It’s amazing what can happen in just a minute.
In fact, on September 26, when millions of kids participate in the JAM Challenge, 60 seconds is all they’ll need to break a world record. In an effort to quell childhood obesity, two organizations—Heal-E-tips and the Alliance for a Healthier Generation—have teamed up for the second annual Just-A-Minute Challenge. The program intends to encourage children across the U.S. to get active everyday, even if it’s just a minute.
With the state of childhood obesity reaching epidemic proportions, 60 seconds of movement could make a big difference. According to the CDC, more than one-third of children and adolescents in America are obese. In 1980, only 10 percent of our young people were overweight or obese. Statistically, children who are obese tend to stay obese throughout their lives, and are at great risk of type 2 diabetes, high blood pressure, and low self-esteem.
The JAM World Record event aims to dramatically reduce those astonishing numbers. In 2012, 1.3 million children from 17,000 schools participated in the event, and this year the goal is 3 million. Exercise guru Patricia Friberg will be the JAM fitness leader for the nationwide event, and has released a video with NFL running back C.J. Spiller. It’s good to see the NFL getting involved in the childhood obesity fight, especially after the beastly burgers they endorsed last month.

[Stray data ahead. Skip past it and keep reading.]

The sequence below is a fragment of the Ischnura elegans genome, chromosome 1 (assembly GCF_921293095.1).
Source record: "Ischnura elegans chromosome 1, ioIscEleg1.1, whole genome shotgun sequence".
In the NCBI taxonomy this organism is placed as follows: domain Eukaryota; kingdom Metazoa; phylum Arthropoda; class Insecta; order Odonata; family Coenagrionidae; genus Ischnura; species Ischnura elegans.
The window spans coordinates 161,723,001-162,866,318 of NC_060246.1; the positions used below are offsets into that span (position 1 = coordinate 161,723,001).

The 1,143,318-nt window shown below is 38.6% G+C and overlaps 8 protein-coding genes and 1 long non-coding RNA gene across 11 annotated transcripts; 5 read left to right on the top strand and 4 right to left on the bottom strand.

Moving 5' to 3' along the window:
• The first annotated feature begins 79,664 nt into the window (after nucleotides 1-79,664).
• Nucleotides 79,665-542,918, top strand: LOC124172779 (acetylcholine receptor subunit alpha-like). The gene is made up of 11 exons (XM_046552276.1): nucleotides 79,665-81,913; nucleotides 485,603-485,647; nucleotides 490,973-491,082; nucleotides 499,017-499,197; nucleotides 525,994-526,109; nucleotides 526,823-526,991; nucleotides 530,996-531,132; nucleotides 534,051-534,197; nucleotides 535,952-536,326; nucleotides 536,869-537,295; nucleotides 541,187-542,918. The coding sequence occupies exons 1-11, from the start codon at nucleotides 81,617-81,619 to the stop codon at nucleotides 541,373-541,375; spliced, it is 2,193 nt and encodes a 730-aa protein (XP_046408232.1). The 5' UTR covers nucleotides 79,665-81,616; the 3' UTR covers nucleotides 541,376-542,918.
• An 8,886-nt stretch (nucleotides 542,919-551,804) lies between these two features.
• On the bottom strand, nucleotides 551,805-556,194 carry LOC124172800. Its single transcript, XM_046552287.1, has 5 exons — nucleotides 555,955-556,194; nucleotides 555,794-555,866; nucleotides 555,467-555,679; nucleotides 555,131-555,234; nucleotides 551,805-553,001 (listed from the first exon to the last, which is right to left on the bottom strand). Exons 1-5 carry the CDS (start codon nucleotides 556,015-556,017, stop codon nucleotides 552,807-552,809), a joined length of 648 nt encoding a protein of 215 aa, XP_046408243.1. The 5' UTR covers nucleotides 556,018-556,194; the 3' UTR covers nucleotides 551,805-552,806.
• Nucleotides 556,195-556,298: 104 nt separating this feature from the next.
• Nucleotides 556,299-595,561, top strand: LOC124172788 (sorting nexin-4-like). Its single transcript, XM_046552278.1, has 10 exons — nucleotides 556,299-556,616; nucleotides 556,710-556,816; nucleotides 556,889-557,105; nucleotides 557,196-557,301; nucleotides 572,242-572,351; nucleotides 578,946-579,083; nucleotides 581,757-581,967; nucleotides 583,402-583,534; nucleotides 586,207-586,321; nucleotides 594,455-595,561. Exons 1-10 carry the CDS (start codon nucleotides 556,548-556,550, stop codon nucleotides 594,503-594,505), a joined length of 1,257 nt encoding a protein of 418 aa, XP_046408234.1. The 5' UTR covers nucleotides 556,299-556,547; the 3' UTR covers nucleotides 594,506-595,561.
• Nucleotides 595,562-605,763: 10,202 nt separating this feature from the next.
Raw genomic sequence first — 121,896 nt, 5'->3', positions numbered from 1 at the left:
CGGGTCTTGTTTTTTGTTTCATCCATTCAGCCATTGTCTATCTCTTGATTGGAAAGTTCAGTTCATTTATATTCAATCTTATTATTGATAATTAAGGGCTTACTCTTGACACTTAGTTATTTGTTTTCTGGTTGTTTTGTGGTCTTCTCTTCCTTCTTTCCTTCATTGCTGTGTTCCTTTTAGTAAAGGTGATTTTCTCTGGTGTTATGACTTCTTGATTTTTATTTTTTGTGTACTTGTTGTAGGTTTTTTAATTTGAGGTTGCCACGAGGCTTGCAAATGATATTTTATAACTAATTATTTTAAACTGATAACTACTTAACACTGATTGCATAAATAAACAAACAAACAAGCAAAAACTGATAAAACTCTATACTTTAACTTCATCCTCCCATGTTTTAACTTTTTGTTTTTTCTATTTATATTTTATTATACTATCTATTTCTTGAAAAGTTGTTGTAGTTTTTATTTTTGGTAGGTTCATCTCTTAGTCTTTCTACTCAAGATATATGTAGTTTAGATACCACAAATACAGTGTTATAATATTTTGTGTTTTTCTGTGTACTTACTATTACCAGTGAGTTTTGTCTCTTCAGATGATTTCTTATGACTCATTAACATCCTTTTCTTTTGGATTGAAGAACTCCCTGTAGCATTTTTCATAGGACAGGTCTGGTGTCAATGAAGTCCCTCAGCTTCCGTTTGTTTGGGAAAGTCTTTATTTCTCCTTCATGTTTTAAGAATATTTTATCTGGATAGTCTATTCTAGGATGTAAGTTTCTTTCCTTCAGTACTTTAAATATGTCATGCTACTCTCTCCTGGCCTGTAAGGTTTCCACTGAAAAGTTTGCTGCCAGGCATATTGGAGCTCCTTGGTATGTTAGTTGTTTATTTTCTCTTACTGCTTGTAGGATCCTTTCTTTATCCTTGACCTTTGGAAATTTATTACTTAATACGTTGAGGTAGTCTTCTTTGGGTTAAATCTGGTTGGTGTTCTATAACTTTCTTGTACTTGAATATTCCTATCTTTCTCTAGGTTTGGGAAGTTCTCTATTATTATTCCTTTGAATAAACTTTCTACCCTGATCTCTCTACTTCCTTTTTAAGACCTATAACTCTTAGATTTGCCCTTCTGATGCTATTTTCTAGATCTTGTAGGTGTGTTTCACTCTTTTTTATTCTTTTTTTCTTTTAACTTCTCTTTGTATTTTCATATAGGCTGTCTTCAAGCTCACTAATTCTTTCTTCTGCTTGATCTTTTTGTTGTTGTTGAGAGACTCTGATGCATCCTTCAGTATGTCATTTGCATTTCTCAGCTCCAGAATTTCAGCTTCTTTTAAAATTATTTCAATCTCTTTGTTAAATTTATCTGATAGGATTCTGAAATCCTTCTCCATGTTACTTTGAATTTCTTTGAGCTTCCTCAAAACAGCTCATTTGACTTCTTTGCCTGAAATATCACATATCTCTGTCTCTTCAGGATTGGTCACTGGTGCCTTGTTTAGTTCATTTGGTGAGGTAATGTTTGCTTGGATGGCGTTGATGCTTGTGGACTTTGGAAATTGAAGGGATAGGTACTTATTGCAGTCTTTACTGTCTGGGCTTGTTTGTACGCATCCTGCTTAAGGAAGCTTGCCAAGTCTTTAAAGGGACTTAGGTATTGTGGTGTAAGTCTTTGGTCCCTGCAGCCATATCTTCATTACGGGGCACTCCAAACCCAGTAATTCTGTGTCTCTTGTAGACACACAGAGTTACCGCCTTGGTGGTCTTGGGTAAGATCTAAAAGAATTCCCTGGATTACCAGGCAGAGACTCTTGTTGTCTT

There’s even a friendly competition between states to see who can get the most children involved in the world record event. West Virginia took last year’s crown after eight percent of the state participated (Ironic considering West Virginia is one of the unhealthiest states in the union, but hey, they’re trying!).
The JAM event is just the latest in a series of positive strides toward beating childhood obesity. School lunch reform, the Let’s Move campaign, and NFL Play 60 have all helped bring awareness to the epidemic in 2013. Though these national programs cost millions of dollars to execute, the inherent message is so simple. Our children need to unplug, get moving, and eat right. Whether you acknowledge it or not, our society grows ever more sedentary each year, and health organizations can’t control what happens in our homes, so the onus is on parents. Healthy habits have to be taught and executed in the home if we want a fighting chance.
To register for this year’s JAM World Record event, heard to www.jamworldrecord.org. (Registration is free and takes just-a-minute.)